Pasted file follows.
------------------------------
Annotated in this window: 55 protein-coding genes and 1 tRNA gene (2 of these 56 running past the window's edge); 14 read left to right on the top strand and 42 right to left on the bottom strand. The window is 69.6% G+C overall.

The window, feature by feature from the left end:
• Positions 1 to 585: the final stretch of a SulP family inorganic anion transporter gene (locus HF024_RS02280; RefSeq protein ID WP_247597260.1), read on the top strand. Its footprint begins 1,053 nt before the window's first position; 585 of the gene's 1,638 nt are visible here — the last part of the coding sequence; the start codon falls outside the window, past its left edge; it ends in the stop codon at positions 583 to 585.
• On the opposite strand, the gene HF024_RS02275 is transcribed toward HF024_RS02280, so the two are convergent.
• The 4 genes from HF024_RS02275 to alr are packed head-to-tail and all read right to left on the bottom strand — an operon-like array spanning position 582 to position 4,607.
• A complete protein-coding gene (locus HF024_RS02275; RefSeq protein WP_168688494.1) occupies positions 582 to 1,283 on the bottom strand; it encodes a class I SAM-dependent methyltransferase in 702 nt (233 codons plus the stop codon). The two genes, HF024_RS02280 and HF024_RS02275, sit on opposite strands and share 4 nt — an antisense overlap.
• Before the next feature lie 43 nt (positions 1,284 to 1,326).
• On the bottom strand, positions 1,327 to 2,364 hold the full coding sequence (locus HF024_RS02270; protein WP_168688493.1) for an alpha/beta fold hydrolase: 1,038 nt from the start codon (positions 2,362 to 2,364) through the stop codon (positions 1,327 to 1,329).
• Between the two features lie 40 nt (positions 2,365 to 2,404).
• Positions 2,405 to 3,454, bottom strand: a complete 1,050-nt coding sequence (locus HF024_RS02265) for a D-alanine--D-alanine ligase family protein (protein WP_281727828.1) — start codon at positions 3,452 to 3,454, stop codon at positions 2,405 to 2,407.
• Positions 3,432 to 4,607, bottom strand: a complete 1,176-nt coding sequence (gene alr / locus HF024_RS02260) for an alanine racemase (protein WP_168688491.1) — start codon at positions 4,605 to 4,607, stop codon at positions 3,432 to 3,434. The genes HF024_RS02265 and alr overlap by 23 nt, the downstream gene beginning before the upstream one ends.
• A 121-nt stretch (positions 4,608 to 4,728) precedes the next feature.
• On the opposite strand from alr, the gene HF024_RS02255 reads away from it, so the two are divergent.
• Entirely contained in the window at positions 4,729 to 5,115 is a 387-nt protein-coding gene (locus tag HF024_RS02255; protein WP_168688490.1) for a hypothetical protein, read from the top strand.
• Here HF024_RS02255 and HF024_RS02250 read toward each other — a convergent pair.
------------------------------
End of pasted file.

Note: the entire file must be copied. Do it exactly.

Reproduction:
Annotated in this window: 55 protein-coding genes and 1 tRNA gene (2 of these 56 running past the window's edge); 14 read left to right on the top strand and 42 right to left on the bottom strand. The window is 69.6% G+C overall.

The window, feature by feature from the left end:
• Positions 1 to 585: the final stretch of a SulP family inorganic anion transporter gene (locus HF024_RS02280; RefSeq protein ID WP_247597260.1), read on the top strand. Its footprint begins 1,053 nt before the window's first position; 585 of the gene's 1,638 nt are visible here — the last part of the coding sequence; the start codon falls outside the window, past its left edge; it ends in the stop codon at positions 583 to 585.
• On the opposite strand, the gene HF024_RS02275 is transcribed toward HF024_RS02280, so the two are convergent.
• The 4 genes from HF024_RS02275 to alr are packed head-to-tail and all read right to left on the bottom strand — an operon-like array spanning position 582 to position 4,607.
• A complete protein-coding gene (locus HF024_RS02275; RefSeq protein WP_168688494.1) occupies positions 582 to 1,283 on the bottom strand; it encodes a class I SAM-dependent methyltransferase in 702 nt (233 codons plus the stop codon). The two genes, HF024_RS02280 and HF024_RS02275, sit on opposite strands and share 4 nt — an antisense overlap.
• Before the next feature lie 43 nt (positions 1,284 to 1,326).
• On the bottom strand, positions 1,327 to 2,364 hold the full coding sequence (locus HF024_RS02270; protein WP_168688493.1) for an alpha/beta fold hydrolase: 1,038 nt from the start codon (positions 2,362 to 2,364) through the stop codon (positions 1,327 to 1,329).
• Between the two features lie 40 nt (positions 2,365 to 2,404).
• Positions 2,405 to 3,454, bottom strand: a complete 1,050-nt coding sequence (locus HF024_RS02265) for a D-alanine--D-alanine ligase family protein (protein WP_281727828.1) — start codon at positions 3,452 to 3,454, stop codon at positions 2,405 to 2,407.
• Positions 3,432 to 4,607, bottom strand: a complete 1,176-nt coding sequence (gene alr / locus HF024_RS02260) for an alanine racemase (protein WP_168688491.1) — start codon at positions 4,605 to 4,607, stop codon at positions 3,432 to 3,434. The genes HF024_RS02265 and alr overlap by 23 nt, the downstream gene beginning before the upstream one ends.
• A 121-nt stretch (positions 4,608 to 4,728) precedes the next feature.
• On the opposite strand from alr, the gene HF024_RS02255 reads away from it, so the two are divergent.
• Entirely contained in the window at positions 4,729 to 5,115 is a 387-nt protein-coding gene (locus tag HF024_RS02255; protein WP_168688490.1) for a hypothetical protein, read from the top strand.
• Here HF024_RS02255 and HF024_RS02250 read toward each other — a convergent pair.